Dear colleagues of the year 2030,
When you hear about the year 2020 on news bulletins, or talk to colleagues who actively experienced 'the corona pandemic', you won't believe your ears. Yes, we REALLY stayed at home for three months. Everyone who could, suddenly had to work from home. Non-essential shops were closed, schools and crèches firmly closed their doors, traffic came to a standstill. Going to the supermarket became an uncomfortable experience involving disinfectant gel, face masks and clear instructions to keep a distance from each other.
It felt surreal. But the infection curve had to be flattened!
We were with the lucky ones who could keep their jobs. So unlike many others, we were spared the financial stress. But other types of stress were there. Being as driven as we are, we wanted to get our jobs done perfectly and keep everything up and running. Working parents were already overstretched, and this took them to breaking point. The kids wandered around like lost souls, occasionally appearing unexpectedly in the background of the video calls we were holding with our boss. There was no question of spending a cosy evening having a good laugh about it with our friends, social contact was forbidden and all our favourite bars were closed. No, to be honest, it wasn't the best of times. Not for working mums and dads with young children, and not for those who suddenly found themselves without any social contact. But we had the good fortune to be able to count on an understanding employer. An employer with its heart in the right place, and a culture in which we were left to decide how best to organise ourselves. And despite the difficulties of working from home, we also learned a lot.
We eagerly seized upon the flexibility we had suddenly been given to organise the working day to suit each of our unique lives. We learned that we could shift a good deal of work from home, that we could save so much valuable time by not having to commute and that all those digital tools are a bit easier to use than we first thought.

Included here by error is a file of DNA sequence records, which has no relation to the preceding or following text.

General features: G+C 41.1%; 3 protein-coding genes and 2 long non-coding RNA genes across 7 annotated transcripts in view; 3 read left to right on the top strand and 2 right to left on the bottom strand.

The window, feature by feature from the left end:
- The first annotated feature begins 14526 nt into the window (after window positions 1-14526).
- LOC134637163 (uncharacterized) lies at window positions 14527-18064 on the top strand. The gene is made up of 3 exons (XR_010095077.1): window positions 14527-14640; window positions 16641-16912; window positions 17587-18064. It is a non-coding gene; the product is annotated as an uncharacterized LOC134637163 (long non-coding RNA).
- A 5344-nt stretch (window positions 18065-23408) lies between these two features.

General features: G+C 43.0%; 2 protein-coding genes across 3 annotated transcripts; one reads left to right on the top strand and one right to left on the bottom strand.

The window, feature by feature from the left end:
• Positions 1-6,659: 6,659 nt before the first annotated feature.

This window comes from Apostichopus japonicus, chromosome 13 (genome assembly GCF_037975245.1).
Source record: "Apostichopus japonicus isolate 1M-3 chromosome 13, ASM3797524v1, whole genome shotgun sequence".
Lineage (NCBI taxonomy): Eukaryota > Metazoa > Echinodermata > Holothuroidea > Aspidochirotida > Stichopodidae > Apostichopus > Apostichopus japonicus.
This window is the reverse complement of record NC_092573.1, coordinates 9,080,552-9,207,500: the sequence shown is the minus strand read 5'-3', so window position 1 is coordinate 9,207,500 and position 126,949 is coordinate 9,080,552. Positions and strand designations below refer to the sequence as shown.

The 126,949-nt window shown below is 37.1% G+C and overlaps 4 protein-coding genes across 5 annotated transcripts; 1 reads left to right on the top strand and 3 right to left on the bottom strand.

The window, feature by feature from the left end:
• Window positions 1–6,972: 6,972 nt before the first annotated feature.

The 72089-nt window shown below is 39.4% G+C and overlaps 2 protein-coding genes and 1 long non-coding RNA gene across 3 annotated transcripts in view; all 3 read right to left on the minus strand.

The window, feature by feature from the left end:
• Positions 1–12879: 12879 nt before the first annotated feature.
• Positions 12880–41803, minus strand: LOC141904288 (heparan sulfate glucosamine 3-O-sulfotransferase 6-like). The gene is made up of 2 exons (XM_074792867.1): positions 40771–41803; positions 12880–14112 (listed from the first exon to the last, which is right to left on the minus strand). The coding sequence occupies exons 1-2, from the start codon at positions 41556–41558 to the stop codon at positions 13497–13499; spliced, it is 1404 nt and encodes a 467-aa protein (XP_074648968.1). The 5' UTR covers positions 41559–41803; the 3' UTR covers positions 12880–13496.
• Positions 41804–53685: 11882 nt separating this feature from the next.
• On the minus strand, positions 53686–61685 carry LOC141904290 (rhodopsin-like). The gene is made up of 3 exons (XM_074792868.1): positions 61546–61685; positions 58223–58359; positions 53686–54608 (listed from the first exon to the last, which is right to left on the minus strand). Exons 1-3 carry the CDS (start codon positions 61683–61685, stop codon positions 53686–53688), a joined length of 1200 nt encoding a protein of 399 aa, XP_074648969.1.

What we missed most about going to the office? Our colleagues. That chat at the coffee machine, that informal discussion about a problem, laughing out loud at our mistakes, being able to attune a line of thought between a few e-mails... The working person is also a social being. We need others to make our own ideas better, to inspire and challenge each other. So we soon discovered where the digital limit was. Being on call for days turned out to be exhausting. The informal contact with colleagues outside your team was lost - we seemed less aware of what was going on in the company.
We're sure that you people of the future will by now have found the perfect balance for that. We can imagine there's a lot of teleworking going on. Perhaps even a huge amount. And that the necessary technological tools are available so that every type of meeting, from brainstorm to conference, also runs seamlessly remotely, without any frustrations. But we hope that there will still be a function for the office space. We imagine it to be an interactive place, to meet colleagues, to connect with each other and with the company. That the office space is a place where a clear culture and purpose is shared, supported by strong leadership that gives clear direction. Because we all noticed now how important that is, when we work much more together from a distance.
At the beginning of the crisis, teleworking was still viewed with suspicion. But gradually everyone saw with their own eyes how much passion and drive there is in employees. How proud everyone was of their job at such a company... and how hard everyone tried to keep things running in difficult conditions. Creativity and engagement boomed like never before. We won't let that go. And we'll pass it on to you.
We wish you every success there in 2030, in your bustling office environment or in the peace and quiet of your home office.
Kaat & Eva